Bioprocessing Separations Consortium, Three-Year Overview: Technical Advances, Process Economics Influence, and State of the Science

Eric Karp, Gregg Beckham, Ryan Davis, Stefano Dell'Orco, Abhijit Dutta, Chaiwat Engtrakul, Stefan Haugen, Kimberly Magrini, William Michener, Hanna Monroe, Braden Peterson, Patrick Saboe, Michael Sprague, Nolan Wilson, Edward Barry, Louis Edano, Patricia Ignacio-deLeon, Phil Laible, YuPo Lin, Lauren ValentinoJim Coons, Taraka Dale, Cade Gasway, Benjamin Yap, Todd Pray, Ning Sun, Eric Sundstrom, Jipeng Yan, Ryan Davis, Vanda Glezakou, Suh-Jane Lee, Jian Liu, Marie Swita, Michael Thorson, Huamin Wang, Charlie Freeman, Michael Hu, Brian Bischoff, Jae-Soon Choi, Zhenglong Li, Ting Wu, Tim Theiss, Eric Tan, Sue Jones, Mary Biddy, Jennifer Dunn

Research output: NRELTechnical Report


The Bioprocessing Separations Consortium solves separations challenges that are unique to bioprocessing. To do this, the Consortium uses two methods: applying existing technologies to new challenges and developing new technologies that may address these unique challenges better than today’s commercial technologies. In its research and development, the Consortium leverages its three core capabilities: materials development and evaluation, process development, and analysis and computation. In its first three years, from 2016 to 2019, the Consortium addressed four critical challenges in biochemical and thermochemical processing. First, the Consortium targeted the fractionation of lignin to enable valorization of this portion of biomass that offers diverse, complex, and valuable building blocks and products. Second, Consortium researchers developed technologies to enable process intensification, which can reduce equipment needs, energy consumption, and waste generation, thereby cutting bioprocessing capital costs and rendering processes more efficient. Third, the Consortium sought to recover carbon from dilute aqueous streams that are common to bioprocessing; recovering dilute carbon can improve process efficiency and economics. Finally, Consortium researchers designed and developed new materials and catalysts to reduce targeted foulants and poisons in bioprocessing streams that can limit the lifetime of downstream catalysts or fermenting microorganisms. Table 1 lists the technologies that were examined and places them in the context of the Consortium’s capabilities, types of bioprocesses, and critical challenges in bioprocessing separations. Overall, across these projects, we have developed separations technologies for 10 bioprocesses, addressed 9 target compounds in bioprocessing, developed 10 materials, and evaluated 4 processes for cost and sustainability.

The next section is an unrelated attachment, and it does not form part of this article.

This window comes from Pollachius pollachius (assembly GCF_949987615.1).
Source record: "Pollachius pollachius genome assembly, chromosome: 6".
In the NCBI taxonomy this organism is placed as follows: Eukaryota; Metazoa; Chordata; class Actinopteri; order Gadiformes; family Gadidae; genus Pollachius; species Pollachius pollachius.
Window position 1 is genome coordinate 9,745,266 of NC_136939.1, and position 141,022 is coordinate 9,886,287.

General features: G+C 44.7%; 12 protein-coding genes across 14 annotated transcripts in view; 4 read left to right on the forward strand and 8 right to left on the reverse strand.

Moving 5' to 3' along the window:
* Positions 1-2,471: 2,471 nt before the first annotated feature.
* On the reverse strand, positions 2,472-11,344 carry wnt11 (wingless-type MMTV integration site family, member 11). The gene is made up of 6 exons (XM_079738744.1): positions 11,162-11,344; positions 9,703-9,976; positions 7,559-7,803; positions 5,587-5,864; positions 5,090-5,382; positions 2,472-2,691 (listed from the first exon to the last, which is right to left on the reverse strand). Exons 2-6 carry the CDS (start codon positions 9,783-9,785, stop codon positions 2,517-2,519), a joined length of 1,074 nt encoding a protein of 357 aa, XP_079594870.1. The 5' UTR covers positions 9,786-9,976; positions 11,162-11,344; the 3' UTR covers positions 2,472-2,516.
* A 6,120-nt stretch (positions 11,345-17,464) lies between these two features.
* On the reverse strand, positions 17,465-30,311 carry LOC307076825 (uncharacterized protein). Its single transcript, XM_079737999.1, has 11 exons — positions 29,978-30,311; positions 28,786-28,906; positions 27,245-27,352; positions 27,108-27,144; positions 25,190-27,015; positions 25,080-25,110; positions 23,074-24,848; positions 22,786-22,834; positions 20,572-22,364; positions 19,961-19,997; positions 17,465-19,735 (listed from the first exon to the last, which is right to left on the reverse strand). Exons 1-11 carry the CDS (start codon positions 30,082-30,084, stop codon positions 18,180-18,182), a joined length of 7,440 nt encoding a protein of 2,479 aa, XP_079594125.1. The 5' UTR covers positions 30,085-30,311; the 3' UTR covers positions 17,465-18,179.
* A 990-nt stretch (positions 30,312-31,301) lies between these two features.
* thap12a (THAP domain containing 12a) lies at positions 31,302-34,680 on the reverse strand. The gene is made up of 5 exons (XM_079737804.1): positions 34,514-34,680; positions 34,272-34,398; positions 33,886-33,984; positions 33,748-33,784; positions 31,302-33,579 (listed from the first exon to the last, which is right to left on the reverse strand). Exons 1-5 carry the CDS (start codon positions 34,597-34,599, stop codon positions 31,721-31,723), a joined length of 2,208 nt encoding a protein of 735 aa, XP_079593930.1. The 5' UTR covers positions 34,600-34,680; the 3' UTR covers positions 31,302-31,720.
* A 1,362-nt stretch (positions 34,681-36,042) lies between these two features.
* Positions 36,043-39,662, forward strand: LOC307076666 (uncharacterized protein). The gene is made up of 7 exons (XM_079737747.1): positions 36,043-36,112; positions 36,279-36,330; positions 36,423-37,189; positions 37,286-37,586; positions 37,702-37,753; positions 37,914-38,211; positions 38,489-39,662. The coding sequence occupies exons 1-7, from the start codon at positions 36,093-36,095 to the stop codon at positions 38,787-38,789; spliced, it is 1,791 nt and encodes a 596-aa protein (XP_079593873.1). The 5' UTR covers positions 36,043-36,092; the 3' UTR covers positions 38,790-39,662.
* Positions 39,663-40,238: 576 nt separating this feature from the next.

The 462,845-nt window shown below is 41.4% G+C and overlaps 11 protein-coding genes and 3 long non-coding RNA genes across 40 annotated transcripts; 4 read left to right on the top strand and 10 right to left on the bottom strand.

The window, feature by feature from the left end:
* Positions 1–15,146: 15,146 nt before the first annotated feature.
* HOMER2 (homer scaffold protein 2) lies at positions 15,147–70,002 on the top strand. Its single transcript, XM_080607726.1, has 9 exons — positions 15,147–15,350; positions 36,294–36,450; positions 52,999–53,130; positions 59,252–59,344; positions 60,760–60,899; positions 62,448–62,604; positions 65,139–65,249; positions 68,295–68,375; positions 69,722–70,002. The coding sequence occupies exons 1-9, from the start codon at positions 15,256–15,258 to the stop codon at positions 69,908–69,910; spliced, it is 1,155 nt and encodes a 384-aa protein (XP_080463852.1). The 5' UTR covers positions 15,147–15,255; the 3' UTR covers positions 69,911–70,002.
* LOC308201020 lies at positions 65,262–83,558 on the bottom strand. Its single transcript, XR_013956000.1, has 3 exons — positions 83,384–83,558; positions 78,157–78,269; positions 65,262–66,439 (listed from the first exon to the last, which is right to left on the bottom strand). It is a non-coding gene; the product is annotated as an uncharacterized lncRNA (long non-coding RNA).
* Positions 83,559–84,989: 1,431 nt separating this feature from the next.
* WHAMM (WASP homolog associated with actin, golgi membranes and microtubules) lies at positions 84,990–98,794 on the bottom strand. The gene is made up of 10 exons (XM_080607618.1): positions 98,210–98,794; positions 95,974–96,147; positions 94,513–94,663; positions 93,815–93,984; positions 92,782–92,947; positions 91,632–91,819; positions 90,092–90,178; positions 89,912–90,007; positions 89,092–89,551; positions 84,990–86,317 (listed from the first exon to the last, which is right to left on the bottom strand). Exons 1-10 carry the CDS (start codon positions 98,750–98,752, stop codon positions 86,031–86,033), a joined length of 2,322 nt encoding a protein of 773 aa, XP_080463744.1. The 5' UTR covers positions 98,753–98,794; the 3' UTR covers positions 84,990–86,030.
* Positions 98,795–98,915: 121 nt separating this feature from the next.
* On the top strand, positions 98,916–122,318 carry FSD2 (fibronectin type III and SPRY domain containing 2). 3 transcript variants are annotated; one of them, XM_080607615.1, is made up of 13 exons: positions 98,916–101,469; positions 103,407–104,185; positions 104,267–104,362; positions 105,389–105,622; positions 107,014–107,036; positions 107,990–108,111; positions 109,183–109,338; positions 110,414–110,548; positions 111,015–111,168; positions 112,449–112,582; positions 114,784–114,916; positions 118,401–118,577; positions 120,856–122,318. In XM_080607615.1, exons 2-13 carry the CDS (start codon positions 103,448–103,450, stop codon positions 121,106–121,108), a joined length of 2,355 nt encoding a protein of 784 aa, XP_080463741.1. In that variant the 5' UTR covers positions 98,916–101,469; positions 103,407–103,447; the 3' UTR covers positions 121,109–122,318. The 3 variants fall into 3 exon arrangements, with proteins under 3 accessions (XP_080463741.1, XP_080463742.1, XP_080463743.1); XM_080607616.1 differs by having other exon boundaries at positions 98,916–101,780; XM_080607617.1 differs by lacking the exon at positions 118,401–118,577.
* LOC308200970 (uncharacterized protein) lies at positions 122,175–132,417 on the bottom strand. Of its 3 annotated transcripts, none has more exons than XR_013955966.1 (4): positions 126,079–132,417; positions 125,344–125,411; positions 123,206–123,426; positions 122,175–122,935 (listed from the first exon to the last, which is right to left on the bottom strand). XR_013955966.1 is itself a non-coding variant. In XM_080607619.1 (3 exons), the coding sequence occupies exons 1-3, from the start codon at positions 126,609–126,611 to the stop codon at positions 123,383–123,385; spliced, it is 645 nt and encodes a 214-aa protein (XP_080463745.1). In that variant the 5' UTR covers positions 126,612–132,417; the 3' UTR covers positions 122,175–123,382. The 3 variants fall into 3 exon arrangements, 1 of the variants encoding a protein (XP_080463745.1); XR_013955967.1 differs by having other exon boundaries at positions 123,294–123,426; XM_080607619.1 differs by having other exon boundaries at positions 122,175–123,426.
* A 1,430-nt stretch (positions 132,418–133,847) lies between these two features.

Original languageAmerican English
Number of pages65
StatePublished - 2020

Bibliographical note

Report published by Argonne National Laboratory:

NREL Publication Number

  • NREL/TP-2800-76532

Other Report Number

  • ANL-20/24


  • bioprocessing
  • research portfolio overview
  • separations consortium


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